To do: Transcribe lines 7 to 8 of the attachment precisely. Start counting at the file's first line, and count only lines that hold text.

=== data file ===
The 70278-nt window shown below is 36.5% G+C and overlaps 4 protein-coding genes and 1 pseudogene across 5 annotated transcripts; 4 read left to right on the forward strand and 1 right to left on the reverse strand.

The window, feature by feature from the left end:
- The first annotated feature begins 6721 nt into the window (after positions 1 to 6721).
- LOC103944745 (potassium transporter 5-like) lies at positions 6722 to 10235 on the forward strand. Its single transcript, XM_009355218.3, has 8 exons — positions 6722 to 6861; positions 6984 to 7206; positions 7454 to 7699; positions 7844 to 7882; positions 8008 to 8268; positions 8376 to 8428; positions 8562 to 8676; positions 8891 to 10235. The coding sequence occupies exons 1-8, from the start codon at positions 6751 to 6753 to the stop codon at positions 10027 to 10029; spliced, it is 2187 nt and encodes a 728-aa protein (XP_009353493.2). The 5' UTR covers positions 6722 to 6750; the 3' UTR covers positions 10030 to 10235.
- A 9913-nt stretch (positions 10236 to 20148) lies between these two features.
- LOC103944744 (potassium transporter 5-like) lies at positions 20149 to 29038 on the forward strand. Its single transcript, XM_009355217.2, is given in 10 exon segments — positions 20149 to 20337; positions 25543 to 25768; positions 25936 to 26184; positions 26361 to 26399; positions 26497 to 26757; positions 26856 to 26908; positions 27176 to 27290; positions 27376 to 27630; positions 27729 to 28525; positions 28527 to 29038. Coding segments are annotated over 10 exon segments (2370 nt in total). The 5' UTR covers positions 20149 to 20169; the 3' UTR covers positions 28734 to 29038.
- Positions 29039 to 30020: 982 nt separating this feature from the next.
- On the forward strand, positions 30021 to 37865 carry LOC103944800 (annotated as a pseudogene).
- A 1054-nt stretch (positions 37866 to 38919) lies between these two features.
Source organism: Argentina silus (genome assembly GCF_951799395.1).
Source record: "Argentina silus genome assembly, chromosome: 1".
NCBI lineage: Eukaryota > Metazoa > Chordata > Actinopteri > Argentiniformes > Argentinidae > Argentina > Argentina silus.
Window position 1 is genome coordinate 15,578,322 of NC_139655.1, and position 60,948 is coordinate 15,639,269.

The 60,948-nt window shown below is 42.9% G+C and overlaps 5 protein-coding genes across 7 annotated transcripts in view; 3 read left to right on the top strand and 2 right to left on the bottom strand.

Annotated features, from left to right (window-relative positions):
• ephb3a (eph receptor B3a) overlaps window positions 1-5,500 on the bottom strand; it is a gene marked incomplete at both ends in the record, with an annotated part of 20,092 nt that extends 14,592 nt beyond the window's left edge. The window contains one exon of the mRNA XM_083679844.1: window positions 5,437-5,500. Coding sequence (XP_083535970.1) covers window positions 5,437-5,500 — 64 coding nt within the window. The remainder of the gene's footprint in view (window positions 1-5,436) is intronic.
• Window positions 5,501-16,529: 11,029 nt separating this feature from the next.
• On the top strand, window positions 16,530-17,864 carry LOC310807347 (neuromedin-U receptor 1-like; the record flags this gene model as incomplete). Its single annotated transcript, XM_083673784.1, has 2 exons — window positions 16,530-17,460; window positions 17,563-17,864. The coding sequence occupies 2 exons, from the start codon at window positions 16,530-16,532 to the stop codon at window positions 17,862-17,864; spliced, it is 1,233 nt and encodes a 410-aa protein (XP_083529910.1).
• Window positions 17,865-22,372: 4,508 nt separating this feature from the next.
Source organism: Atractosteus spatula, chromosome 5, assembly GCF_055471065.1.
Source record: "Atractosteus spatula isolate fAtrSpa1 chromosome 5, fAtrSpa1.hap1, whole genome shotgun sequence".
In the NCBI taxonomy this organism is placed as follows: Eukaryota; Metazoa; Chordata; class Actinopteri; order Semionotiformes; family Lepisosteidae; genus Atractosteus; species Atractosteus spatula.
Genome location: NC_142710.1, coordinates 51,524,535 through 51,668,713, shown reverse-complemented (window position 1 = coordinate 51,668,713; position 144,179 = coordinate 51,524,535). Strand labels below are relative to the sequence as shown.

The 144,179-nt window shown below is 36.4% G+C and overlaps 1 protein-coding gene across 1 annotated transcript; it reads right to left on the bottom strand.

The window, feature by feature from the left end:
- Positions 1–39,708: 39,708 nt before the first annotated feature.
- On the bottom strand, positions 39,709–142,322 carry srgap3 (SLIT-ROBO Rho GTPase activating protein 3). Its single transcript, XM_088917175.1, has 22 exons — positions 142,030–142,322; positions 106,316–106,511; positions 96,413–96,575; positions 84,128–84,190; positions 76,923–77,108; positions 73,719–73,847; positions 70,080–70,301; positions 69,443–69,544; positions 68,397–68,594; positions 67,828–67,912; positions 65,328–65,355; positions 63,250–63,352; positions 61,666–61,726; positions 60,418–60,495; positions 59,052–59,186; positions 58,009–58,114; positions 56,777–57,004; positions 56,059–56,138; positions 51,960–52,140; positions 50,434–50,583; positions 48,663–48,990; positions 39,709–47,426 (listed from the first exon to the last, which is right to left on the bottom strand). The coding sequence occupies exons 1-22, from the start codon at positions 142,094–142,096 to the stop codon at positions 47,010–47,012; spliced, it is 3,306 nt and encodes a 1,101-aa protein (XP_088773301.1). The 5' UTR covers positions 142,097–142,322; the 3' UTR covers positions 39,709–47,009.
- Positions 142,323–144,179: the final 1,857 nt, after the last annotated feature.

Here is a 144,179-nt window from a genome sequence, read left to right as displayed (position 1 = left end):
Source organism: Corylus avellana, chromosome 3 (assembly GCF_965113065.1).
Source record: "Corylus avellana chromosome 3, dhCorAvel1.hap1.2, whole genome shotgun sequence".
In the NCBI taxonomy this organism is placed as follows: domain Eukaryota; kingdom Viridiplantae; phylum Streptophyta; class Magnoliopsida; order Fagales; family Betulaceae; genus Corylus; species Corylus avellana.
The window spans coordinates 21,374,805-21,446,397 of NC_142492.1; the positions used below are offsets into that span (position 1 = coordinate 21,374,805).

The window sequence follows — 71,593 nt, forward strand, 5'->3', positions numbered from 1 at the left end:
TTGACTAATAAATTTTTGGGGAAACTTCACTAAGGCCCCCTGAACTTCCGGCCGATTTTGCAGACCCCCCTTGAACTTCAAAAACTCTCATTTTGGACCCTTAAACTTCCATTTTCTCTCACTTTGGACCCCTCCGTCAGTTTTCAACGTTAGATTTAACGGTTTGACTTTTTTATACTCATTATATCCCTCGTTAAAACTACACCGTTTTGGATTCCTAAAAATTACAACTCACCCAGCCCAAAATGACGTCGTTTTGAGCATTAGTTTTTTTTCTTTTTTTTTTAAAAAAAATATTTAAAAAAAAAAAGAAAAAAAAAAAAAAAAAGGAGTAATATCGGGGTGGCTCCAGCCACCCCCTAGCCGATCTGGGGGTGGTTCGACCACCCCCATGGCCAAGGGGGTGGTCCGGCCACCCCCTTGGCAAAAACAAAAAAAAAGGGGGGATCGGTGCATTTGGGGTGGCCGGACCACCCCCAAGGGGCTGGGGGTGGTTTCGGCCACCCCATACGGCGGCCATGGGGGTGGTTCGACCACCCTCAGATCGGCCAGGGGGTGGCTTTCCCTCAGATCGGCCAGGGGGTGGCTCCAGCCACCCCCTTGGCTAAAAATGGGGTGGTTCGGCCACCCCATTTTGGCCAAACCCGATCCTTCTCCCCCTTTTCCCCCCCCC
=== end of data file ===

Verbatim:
- Positions 29039 to 30020: 982 nt separating this feature from the next.
- On the forward strand, positions 30021 to 37865 carry LOC103944800 (annotated as a pseudogene).